Progressives Have Been Running ‘Murica For 100 Years, Where’s Paradise?
Mandeville, LA – Exclusive Transcript – “I will take the Machiavellian machinations of 100 oligarchs over the madness of a democratic mob, see: French Revolution. I don’t prefer either of them and neither should you, but if I had to choose, I’ll have oligarchs for 100, Alex.” Check out today’s transcript for the rest….
Begin Mike Church Show Transcript
Mike: I will take the Machiavellian machinations of 100 oligarchs over the madness of a democratic mob, see: French Revolution. I don’t prefer either of them and neither should you, but if I had to choose, I’ll have oligarchs for 100, Alex. This is a joke that we had going on in the chatroom last night, which is why you should show up for these things. There’s only a couple thousand Founders Pass members, and I think we crossed almost 30 chatters at one time last night. Perhaps that’s related to the fact that no one cares what the Dumbocrats have to say. If you were watching the television show Jeopardy and you had the five candidates competing for Jeopardy, the game may have been played something like this.
Anderson: Yes, Mrs. Clinton, to you.
Hillary: Yes, Anderson. I’ll have Bombing Countries without Declarations of War for $1,000 of Jim Webb’s dollars. Or you could substitute Jim Webb for $1,000 of that wealthy guy in the third row’s, seat 3C, dollars.
It really is, though, quite depressing to watch grown people agonize over and haggle over how they’re going to spend the spoils of war, the war waged on the American citizenry, to force us into this social experiment that they have concocted. In order to pay for the social experiment and the social engineering, to concoct and contrive these vainglorious tax schemes and policies and other sordid scams, extricate as much money out of us as is possible without us actually revolting, and then to watch them argue over who gets to spend it and how it gets spent really is an indication, a great indication of just —
the wheels came off a long time ago. I’d say we can see the wheels having spun off, rolling away from the great truck or the great car that is ‘Murica. That happened so long ago they already went over the cliff. We’re just kind of skidding up to the cliff now.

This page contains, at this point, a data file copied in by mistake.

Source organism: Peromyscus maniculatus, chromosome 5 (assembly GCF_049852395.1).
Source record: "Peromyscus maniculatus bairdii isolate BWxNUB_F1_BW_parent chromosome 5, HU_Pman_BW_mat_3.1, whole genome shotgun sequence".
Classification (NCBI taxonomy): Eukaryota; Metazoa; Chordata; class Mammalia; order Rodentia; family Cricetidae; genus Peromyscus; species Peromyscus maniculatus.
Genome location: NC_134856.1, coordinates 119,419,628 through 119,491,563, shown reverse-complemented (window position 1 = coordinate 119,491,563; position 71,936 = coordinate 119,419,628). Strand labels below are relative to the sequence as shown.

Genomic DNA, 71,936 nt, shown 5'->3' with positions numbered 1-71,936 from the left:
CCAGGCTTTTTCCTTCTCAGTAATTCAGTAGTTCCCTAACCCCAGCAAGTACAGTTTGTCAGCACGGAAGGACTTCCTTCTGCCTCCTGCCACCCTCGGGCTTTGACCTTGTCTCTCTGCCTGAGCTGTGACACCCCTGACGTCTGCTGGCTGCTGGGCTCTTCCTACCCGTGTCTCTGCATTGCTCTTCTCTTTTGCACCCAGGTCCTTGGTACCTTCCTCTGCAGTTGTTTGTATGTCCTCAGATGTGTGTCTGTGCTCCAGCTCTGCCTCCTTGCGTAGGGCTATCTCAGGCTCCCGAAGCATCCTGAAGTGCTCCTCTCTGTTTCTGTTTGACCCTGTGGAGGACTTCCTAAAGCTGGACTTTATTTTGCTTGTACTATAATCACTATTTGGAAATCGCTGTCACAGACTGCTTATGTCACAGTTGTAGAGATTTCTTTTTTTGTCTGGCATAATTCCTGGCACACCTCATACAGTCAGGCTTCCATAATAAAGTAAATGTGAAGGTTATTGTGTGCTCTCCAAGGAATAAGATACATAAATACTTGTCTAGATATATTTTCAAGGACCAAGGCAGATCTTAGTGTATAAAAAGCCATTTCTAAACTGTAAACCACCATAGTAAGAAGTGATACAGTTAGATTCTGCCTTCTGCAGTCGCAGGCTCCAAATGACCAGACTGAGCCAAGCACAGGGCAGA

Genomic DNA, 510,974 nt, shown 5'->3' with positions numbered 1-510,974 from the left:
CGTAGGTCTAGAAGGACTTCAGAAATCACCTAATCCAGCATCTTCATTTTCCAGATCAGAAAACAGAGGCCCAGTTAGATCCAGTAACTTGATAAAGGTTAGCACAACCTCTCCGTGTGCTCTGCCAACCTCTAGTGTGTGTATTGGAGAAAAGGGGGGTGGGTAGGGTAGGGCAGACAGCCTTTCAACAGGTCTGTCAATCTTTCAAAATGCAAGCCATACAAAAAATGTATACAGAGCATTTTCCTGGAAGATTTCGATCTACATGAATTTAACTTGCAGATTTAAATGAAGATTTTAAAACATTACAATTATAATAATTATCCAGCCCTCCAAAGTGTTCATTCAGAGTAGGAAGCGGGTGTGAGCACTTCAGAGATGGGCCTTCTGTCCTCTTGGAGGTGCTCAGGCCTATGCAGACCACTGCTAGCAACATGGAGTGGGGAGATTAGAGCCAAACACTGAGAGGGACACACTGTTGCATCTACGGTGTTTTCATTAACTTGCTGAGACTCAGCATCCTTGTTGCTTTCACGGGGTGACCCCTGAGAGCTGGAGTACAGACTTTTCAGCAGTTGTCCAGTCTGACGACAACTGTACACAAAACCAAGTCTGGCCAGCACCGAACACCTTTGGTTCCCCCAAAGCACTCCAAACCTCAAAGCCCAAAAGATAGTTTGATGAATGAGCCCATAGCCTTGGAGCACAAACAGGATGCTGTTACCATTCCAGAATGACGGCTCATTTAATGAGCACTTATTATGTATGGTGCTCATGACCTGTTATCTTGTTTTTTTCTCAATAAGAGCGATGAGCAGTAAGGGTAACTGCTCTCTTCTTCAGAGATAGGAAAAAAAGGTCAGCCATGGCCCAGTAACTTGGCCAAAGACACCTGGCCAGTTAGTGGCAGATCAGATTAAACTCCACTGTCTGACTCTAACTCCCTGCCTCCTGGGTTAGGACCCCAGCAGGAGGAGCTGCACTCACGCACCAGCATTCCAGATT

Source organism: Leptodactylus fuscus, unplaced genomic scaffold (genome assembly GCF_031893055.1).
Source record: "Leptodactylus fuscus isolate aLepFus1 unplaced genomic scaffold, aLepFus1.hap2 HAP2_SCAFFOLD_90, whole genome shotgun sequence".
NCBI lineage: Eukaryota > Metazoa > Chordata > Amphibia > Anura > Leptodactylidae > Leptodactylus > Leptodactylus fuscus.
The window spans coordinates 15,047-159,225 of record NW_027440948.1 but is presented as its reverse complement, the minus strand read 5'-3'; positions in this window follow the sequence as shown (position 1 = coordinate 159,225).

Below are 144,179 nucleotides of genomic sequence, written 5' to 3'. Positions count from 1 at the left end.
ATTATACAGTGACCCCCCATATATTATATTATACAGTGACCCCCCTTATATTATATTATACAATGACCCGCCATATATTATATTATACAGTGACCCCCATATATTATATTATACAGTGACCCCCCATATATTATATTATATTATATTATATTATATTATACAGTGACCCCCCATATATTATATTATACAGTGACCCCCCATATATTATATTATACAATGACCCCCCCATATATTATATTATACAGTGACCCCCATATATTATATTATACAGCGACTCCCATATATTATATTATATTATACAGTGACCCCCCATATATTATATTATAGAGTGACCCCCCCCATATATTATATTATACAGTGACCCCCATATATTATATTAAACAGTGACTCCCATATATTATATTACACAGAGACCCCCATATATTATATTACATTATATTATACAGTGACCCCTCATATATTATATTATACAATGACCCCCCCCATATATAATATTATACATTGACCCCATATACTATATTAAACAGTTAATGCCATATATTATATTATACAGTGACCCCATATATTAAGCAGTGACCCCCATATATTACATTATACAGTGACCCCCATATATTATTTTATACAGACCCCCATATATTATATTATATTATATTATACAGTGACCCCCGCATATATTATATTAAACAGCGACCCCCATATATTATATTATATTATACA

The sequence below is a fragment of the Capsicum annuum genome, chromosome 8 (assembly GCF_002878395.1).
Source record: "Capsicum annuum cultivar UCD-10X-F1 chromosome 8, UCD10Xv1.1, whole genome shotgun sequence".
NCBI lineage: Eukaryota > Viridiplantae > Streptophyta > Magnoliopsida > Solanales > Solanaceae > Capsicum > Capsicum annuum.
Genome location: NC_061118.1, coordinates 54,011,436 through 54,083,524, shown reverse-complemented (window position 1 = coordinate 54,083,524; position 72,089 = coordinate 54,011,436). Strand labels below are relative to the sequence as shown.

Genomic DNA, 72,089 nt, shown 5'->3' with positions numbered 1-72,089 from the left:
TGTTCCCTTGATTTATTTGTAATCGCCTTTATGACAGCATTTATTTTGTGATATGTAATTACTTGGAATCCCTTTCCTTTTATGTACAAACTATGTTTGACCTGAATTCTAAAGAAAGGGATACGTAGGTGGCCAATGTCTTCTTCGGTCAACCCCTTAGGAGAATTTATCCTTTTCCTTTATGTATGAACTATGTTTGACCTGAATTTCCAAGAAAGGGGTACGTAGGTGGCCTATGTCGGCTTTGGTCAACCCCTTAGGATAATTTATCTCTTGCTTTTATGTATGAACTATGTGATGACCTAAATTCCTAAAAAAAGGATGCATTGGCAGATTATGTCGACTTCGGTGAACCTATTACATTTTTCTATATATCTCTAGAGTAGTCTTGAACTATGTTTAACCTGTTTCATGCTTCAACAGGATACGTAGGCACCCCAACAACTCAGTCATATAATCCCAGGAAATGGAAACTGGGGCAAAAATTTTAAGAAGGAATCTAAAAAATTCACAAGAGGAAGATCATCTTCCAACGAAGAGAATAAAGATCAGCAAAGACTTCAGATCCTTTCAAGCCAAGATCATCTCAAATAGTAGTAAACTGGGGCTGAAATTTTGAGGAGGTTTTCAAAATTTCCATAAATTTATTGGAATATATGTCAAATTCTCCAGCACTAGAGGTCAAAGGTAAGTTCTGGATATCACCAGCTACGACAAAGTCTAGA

Over and over and over — if you weren’t listening last night, here’s a good exchange. Bernie Sanders was asked whether or not he’s a capitalist. Here’s a good place to start. Mrs. Clinton is asked whether or not she’s a progressive or a moderate. To be able to stand in front of a public — think of the optics of this and of the location of this. This event is taking place in Las Vegas. Ladies and gentlemen, the power of government is not brought to bear to coerce people to go to Las Vegas, sin city as it’s called and as it should be, to sin. No government need to intervene to get anyone to go to Las Vegas, to go and hang out at pools scantily, immodestly clad, to go spend money that you probably don’t have and shouldn’t be gambling away or whatever the case may be. Nobody has to be urged by government to do so.
Just for a moment, just consider, if that hall were filled with gamblers or filled with people that just happened to be there because they’re in town for the fun of Vegas, you would be talking about a bunch of people who have basically acted upon their own freewill. In other words, they acted as free people. They had taken the fruits of whatever labor it is that they call labor or whatever they call occupation or entrepreneurship or whatever and they brought it to Las Vegas and they were going to risk it, all for the allure of advancing their own material status in the world. Nothing could provide a greater dichotomy or a greater contrast to what was going on on the stage. What the candidates on the stage were talking about was how to confiscate more of the people that were actually in Las Vegas to be in Las Vegas’s money before they got to Vegas, so they’d have less to spend in Vegas. Oh, but they’d be better off because they’d have better schools, that we’d stop global warming.